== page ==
Friday, February 6, 2009


The Swaziland Parliament officially opens today (6 February 2009) amid fears that King Mswati III will renew his war against his own people.

Last October he unleashed his illegally-appointed Prime Minister Barnabas Dlamini to get ‘the terrorists’, who, the King believed were out to destroy Swaziland.

Although the King and his ruling elite are reluctant to admit it the ‘terrorist’ threat is in fact a growing (mostly non-violent) demand for democracy in the kingdom.

King Mswati is sub-Saharan Africa’s last absolute monarch and despite a new constitution published in 2006, he continues to rule Swaziland with a rod of iron. All political parties are banned and four pro-democracy groups were branded ‘terrorist’ organisations in November 2008. As a result anyone deemed to be a member or a supporter of these organisations faces up to 25 years in jail.

The parliament that is being officially opened today has no real power and King Mswati takes all important decisions. The King regularly ignores the constitution when it suits him, as when he illegally appointed Barnabas Dlamini Prime Minister in October 2008.

Since Dlamini’s appointment and with full permission of King Mswati there has been a reign of terror against democrats in Swaziland. Mario Masuku, president of the banned People’s United Democratic Movement (PUDEMO) has been in jail for nearly three months awaiting trial on ‘terrorist’ charges. Swazi police regularly raid the homes and generally harass people known to be supporters of the pro-democracy movement in Swaziland.

It is against this backdrop that today’s official opening of parliament where King Mswati will make a ‘state of the nation’ address goes ahead.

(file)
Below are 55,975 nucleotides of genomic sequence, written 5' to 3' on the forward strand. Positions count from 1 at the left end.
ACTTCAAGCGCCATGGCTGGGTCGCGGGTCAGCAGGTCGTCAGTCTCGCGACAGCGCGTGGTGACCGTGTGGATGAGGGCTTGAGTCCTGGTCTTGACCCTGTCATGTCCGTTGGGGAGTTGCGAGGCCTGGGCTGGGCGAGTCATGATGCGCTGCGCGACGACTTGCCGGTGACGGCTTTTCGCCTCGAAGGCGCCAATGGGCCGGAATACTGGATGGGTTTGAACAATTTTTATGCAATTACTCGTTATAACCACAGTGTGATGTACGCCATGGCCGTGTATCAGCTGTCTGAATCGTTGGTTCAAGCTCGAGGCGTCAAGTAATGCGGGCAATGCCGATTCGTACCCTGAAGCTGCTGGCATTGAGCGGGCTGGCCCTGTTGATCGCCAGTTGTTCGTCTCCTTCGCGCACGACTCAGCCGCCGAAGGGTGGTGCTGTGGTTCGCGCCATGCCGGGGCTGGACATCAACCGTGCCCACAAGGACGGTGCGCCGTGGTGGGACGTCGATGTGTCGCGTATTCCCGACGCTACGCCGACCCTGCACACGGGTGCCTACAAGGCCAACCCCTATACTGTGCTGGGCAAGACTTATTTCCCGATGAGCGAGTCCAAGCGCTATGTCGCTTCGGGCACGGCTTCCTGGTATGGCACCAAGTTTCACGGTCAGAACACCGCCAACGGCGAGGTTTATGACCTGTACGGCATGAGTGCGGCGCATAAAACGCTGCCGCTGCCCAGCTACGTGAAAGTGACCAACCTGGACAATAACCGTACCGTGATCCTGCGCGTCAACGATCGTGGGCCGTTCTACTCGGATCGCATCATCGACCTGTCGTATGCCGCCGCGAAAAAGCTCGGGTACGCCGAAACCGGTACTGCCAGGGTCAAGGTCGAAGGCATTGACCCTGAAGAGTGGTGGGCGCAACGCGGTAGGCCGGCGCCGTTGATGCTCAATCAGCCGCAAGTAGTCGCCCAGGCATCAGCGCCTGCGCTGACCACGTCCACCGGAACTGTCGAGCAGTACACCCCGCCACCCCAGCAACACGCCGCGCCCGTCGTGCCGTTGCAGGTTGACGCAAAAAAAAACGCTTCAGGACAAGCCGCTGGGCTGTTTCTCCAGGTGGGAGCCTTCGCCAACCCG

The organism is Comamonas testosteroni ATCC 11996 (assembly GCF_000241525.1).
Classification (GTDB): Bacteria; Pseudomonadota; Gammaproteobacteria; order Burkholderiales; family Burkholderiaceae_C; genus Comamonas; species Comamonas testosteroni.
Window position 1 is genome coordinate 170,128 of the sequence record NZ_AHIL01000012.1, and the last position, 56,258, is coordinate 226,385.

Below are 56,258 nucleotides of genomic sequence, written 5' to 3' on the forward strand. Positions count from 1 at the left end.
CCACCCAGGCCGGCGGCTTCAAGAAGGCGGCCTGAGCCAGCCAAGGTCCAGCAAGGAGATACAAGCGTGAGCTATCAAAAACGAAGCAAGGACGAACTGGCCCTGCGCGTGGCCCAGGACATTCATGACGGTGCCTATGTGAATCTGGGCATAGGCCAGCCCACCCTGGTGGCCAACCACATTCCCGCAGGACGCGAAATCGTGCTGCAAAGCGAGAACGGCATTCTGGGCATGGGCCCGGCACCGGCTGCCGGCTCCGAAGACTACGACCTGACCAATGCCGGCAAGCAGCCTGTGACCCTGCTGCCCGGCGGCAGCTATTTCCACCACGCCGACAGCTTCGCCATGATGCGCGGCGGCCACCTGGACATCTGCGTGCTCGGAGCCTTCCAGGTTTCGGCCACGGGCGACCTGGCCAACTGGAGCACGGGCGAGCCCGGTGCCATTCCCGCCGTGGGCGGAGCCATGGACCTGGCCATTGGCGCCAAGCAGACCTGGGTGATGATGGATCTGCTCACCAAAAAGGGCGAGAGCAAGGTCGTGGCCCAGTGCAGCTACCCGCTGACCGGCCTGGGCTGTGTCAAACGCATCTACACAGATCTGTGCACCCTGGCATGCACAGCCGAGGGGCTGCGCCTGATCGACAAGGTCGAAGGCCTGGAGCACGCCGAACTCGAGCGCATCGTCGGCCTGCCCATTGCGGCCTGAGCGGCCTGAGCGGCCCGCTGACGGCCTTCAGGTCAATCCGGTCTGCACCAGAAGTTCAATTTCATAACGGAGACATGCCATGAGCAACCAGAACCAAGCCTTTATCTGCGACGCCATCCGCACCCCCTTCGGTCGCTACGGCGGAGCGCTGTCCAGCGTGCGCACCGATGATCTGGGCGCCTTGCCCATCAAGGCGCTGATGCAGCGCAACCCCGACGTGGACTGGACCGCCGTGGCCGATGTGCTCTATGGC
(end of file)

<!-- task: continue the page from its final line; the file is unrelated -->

The Times of Swaziland, the kingdom’s only independent daily newspaper today launched a blistering attack on the Swazi Government’s refusal to recognise the growing cry for democracy.

In thinly disguised criticism of the king himself (something that is absolutely forbidden in Swaziland) the Times says, ‘In recent times talk has focused not on unifying the nation, but rather on a scorched earth attack on those fellow countrymen and women who refused to be coerced to subscribe to the politics of conformity being espoused by the ruling class.’

The Times says ‘It is a given that the tone of the [king’s] speech will be no different from what we heard from the Ludzidzini Royal Cattle Byre late last year when appointing Prime Minister Barnabas Sibusiso Dlamini the king spoke about “us and them” - the us being the leadership and those who have been coerced into supporting the obtaining political hegemony, and them being those who are opposed to the wide-scale corruption, nepotism and naked abuse of political power that are the centerpiece of the Tinkhundla political system and favour multi-party democracy.’

The newspaper says that the ruling elite believe that anyone who is against the present system and for democracy is a terrorist and an enemy of the state.

The Times fears that King Mswati’s speech will unleash ‘the full might of [the] security apparatus to crush those advocating for an alternative system of government to the failed Tinkhundla system.’

It goes on, ‘Not surprisingly this government’s mandate as spelled out by the king is essentially to use the iron fist to crush all those who are opposed to the Tinkhundla system.’

The newspaper, which recently has been publishing articles by Mfomfo Nkhambule critical of the king, asks, ‘is it too late to ask of the king to start leading not some, but the whole Swazi nation towards a political dispensation that is built on the foundation of freedom and equity?’

It concludes, ‘... if the king is king of us all he must extend an olive branch even to those who think differently from those orbiting his royal court, the advocates of multi-party democracy.’

To read the full article click here.

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